Good Reason #1: Story-based gaming is getting a lot of publicity, and these tales are a long way from the emotional complexities of ‘run through world, get coins, save princess’ of Super Mario Brothers
It may seem as if the best-known video games from our childhood are the type kids of the 80’s would have played in actual video arcades: platform games like Sonic or Donkey Kong, or fighting games like Mortal Kombat. Games like these were certainly some of the biggest money-makers, but for every Sonic game there was a Legend of Zelda: a story where you as the main character solved quests, collected items, and chatted with other characters in the game world. It may sound a bit primitive (and it was) but it laid the foundation for story-based games today. Tales like those in the Fallout and Mass Effect series have so many well-drawn characters (gone are the days of ‘hero and ‘villain’, now it’s all about the anti-heroes and justified villains), plot twists, and pivotal decision-making, that fans often get into pretty heated arguments online about the best way to play the game. Keep in mind, they’re not arguing about the game mechanics, but the story- what decisions will give you as the player the most satisfying plot. (Don’t worry, you don’t have to get into it with those people to earn the title of ‘gamer’. That’s usually bestowed on you by your judgemental flatmates or disappointed parents anyway).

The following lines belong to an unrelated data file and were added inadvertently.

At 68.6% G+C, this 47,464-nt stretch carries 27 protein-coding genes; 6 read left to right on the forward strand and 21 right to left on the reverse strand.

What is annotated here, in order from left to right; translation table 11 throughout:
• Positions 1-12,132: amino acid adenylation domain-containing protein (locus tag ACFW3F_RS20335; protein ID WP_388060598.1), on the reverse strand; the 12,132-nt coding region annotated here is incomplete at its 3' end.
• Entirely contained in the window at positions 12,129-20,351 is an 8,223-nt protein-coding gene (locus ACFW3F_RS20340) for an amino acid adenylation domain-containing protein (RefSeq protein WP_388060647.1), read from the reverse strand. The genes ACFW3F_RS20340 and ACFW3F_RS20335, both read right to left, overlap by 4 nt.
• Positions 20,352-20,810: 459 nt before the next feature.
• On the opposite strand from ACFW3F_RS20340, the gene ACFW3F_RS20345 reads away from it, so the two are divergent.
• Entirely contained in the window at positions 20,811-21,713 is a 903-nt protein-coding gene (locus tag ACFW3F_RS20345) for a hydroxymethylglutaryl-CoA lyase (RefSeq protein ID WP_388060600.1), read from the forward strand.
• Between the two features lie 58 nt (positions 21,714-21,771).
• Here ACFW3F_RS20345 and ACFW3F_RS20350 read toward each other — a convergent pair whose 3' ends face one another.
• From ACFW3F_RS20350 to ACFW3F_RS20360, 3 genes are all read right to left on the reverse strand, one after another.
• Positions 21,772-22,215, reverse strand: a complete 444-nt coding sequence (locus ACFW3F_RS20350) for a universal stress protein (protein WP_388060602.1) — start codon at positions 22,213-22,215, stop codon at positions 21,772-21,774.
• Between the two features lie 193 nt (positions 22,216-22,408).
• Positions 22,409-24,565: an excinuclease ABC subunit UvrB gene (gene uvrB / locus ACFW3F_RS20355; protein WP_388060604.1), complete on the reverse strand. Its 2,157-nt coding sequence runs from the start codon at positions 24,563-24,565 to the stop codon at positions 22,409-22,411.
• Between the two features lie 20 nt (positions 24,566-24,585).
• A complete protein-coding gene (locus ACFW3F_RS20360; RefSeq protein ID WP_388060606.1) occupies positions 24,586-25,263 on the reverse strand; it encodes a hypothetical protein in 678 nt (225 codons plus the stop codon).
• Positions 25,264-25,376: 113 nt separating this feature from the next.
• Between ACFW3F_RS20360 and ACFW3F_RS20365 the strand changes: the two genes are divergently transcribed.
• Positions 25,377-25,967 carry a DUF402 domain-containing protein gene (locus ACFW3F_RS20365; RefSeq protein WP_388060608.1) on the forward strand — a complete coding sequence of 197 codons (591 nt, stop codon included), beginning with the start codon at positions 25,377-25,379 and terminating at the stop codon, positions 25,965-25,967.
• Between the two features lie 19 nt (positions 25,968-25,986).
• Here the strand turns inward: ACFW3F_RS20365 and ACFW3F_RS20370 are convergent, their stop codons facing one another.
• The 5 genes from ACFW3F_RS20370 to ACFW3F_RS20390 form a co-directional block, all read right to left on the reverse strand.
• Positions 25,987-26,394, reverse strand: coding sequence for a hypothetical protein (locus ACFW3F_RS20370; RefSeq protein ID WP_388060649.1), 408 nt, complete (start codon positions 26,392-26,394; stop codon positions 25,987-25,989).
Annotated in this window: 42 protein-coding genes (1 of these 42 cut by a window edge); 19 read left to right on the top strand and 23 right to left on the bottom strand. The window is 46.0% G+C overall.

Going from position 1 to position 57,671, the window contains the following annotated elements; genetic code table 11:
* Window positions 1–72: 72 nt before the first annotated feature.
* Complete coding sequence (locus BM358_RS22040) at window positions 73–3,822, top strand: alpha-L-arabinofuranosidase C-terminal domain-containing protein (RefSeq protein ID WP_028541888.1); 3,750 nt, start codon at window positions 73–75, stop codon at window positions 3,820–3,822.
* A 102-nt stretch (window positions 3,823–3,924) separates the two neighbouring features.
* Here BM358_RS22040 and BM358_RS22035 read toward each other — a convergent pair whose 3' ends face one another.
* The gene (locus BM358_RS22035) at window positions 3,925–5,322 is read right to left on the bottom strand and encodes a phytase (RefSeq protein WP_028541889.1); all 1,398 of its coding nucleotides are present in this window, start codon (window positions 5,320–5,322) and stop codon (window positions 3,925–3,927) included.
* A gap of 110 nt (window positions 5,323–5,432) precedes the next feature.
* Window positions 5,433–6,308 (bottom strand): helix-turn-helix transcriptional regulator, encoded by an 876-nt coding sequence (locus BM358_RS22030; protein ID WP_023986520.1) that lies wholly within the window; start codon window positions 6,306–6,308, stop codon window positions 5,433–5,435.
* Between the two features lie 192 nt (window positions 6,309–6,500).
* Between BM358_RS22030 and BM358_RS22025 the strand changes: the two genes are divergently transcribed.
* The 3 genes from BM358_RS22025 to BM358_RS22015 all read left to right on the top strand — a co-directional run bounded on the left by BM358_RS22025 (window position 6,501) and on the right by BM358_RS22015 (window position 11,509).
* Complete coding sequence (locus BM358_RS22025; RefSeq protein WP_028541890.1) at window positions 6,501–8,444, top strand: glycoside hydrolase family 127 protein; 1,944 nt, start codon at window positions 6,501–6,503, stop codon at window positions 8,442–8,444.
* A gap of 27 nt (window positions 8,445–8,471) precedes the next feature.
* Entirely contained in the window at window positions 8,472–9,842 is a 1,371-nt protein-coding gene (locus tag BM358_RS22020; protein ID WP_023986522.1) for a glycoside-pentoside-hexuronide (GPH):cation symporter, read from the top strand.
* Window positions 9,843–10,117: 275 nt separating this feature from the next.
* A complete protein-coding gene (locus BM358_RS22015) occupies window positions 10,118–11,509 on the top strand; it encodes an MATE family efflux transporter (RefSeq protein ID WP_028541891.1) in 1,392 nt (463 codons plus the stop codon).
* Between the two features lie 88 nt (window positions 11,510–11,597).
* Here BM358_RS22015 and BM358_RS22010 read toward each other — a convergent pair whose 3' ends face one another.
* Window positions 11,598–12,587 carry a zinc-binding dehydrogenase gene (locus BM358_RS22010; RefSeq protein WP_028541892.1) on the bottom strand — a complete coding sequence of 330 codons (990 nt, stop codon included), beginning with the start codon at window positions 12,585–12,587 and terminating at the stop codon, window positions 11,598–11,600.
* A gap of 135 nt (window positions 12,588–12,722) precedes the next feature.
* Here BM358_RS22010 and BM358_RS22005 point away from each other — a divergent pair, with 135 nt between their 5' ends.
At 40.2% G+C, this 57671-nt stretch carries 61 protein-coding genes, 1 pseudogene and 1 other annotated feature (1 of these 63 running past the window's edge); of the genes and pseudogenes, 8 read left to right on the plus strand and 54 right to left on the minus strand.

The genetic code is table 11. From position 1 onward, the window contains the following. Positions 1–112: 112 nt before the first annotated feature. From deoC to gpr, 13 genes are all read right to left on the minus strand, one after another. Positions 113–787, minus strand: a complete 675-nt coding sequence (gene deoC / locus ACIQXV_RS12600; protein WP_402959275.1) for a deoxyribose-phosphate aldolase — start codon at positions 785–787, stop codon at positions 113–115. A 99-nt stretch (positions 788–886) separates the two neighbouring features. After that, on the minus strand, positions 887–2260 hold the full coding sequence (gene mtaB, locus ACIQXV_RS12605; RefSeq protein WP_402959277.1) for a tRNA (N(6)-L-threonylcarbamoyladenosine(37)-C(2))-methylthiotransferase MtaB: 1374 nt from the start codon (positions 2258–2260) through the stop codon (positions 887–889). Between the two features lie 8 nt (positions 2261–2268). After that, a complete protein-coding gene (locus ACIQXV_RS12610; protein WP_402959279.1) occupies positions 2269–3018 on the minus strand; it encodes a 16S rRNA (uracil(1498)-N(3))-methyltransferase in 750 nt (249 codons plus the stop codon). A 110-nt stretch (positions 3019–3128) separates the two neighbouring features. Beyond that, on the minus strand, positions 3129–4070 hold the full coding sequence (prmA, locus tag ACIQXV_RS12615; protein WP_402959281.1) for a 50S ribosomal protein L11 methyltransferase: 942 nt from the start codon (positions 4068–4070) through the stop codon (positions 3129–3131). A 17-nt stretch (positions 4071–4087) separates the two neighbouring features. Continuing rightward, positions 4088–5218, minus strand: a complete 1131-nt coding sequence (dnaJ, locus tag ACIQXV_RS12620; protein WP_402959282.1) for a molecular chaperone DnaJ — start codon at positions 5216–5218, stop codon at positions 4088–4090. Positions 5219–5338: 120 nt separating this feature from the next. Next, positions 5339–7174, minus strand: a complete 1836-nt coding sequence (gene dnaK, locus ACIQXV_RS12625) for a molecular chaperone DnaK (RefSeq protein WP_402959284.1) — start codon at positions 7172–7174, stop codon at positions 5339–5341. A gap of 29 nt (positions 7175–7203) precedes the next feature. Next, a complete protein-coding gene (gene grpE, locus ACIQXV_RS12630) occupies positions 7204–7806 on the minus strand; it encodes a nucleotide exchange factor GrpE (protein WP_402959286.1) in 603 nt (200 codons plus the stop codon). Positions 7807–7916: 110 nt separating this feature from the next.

Good Reason #2: The animation technology is getting mind-blowing. Hello, Uncanny Valley.
Ever heard of motion capture technology? It’s what allowed Andy Serkis to skulk around as Gollum in Lord of the Rings without having to spend hours in makeup (same idea for Zoe Saldana and the other Na’vi in Avatar). Since the technique of digitally integrating real and animated images is so successful in films, it was only a matter of time before the gaming world tapped into it as well. Celebrities have been lending their voices to games for years (and since they’re usually not included in the advertisements, playing ‘guess the famous voice’ is a fun game in itself). In 2009 Mass Effect 2 took celebrity involvement to the next level by taking Australian actress Yvonne Strahovski (from the American series Chuck) and used a method of motion capture to integrate her face onto one of the main characters. This isn’t a just good animation of her face, but a near-perfect likeness based on data from the real thing- the facial expressions alone are incredible if only for their meticulous detail. This was only two years ago, but believe it or not, the technology has gotten even more advanced since then- more on that later.
Good Reason #3: All media is getting more interactive, and gaming is leading the way.